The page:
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Mid Century Modern House Tour

Explore the definitive West Coast Modern style

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Saturday, September 20th 1pm – 5pm

Tickets $85 (car)

The bus is now at capacity, please call 604-264-9642 if you would like to be added to our wait list.

In 2014 we head out to a 1947 Ned Pratt designed home that has not only been ‘A-listed’ on the Vancouver Heritage Register but has also been recognized as a Canadian Historic Site . Pratt was instrumental in the early stages of the Modernist movement in Vancouver and the Saba Residence is a prime example of the Mid-Century integration of outdoor and indoor space. The Saba Residence is also one of the first in BC to utilize post and beam construction, a revolutionary construction method at the time.

We will also stop by a Ron Thom home which is actually one of four similarly designed family homes built in a row. These four homes share ingenious variations in layout and floor plan to ensure each home is private and unique, while still being built economically and efficiently. While only one of the four will be open, tour goers are able to view some variations from the sidewalk.

Beyond the impressive architecture, mid-century landscaping played a significant role in the design of these homes. No landscape architect is as well known or well respected as Cornelia Oberlander. Visit her second commission in Vancouver with all the original design elements. The only change to her original plan is a carp pond that replaced a patch of lawn.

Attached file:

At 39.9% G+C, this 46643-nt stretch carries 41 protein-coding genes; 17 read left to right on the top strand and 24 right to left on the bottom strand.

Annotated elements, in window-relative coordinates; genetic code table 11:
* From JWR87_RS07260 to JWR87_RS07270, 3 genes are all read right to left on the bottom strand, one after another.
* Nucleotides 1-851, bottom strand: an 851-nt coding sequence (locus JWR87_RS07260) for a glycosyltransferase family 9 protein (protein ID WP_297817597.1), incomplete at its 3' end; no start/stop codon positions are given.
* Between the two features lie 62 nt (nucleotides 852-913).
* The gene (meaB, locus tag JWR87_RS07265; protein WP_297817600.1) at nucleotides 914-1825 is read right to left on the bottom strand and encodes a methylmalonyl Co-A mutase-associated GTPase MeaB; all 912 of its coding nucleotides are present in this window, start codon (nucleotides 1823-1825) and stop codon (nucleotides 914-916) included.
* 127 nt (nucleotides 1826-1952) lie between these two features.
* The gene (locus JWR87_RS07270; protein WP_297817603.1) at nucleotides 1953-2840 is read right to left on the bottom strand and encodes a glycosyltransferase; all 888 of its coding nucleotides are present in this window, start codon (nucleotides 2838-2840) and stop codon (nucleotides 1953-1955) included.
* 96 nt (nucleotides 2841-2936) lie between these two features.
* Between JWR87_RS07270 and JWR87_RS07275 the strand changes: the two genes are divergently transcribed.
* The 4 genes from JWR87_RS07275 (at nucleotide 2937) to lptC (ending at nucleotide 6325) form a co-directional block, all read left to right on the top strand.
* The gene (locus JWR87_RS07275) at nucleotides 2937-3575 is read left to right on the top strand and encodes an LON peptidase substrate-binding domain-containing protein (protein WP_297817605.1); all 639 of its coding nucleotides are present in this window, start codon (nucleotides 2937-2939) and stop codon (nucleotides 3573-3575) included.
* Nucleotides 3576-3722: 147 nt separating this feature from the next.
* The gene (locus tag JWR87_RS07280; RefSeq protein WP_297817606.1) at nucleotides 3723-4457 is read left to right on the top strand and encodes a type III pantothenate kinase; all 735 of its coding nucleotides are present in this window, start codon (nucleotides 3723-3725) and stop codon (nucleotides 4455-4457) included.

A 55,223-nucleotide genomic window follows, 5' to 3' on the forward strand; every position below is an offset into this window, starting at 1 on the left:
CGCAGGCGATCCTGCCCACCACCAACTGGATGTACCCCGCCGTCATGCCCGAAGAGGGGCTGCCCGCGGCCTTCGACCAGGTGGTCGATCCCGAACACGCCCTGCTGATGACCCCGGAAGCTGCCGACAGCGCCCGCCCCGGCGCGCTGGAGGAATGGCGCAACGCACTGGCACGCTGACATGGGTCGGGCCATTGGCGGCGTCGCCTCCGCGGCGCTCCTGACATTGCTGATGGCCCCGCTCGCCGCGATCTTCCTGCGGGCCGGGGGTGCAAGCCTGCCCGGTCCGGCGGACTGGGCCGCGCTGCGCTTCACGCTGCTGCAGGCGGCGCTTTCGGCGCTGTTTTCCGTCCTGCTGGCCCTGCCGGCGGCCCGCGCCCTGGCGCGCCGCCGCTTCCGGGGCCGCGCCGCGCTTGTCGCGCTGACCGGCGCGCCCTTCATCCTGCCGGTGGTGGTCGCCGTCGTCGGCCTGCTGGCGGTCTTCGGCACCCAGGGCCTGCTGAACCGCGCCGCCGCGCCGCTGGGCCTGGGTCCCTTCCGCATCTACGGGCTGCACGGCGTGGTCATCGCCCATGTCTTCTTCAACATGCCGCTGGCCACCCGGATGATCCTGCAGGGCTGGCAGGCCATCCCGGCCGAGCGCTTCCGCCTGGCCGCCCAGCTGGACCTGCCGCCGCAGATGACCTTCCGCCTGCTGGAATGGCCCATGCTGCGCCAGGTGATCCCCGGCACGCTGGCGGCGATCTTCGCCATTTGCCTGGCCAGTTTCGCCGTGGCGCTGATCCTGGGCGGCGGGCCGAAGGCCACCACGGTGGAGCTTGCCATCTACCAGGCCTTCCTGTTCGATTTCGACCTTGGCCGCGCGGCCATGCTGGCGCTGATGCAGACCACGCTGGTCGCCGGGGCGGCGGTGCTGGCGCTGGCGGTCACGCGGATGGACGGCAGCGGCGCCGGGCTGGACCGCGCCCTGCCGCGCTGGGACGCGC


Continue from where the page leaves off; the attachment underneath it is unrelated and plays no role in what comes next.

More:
Join us for the post tour reception!

All ticket holders are invited to RSVP to the post-tour wine and cheese reception which will be held at the Vancouver Maritime Museum. Designed by CBK Van Norman, the Maritime Museum is a wonderful example of mid-century A-frame construction. Enjoy the space as we hear from UBC SALA Associate Professor Sherry McKay about the history of Modernism in Vancouver.

"Less is More", the phrase coined by the German designer Mies van der Rohe, aptly describes the Modern Movement that began in Europe in the 1920s and 1930s. Modernist designs were without historical precedent, they used new materials and technologies, and they conformed to a social ideal.

Vancouver developed an adaptation of the modern aesthetic known as West Coast Regional Style. Local designers used post-and-beam construction, stepped flat roofs with clerestory windows and wide expanses of glass that integrated the house with the natural setting.

Professional Development Credits: The Mid-Century Modern Tour qualifies for 3 Non-Core LUs granted by the Architectural Institute of British Columbia.

Mid-Century Modern Articles

A Lesson in Zoned Architectural Protection from Ottawa - Globe and Mail

At 93, Cornelia Hahn Oberlander is still one of Canada's most beloved landscape architects - Globe and Mail

 


Check out previous Mid-Century Modern tour brochures here:

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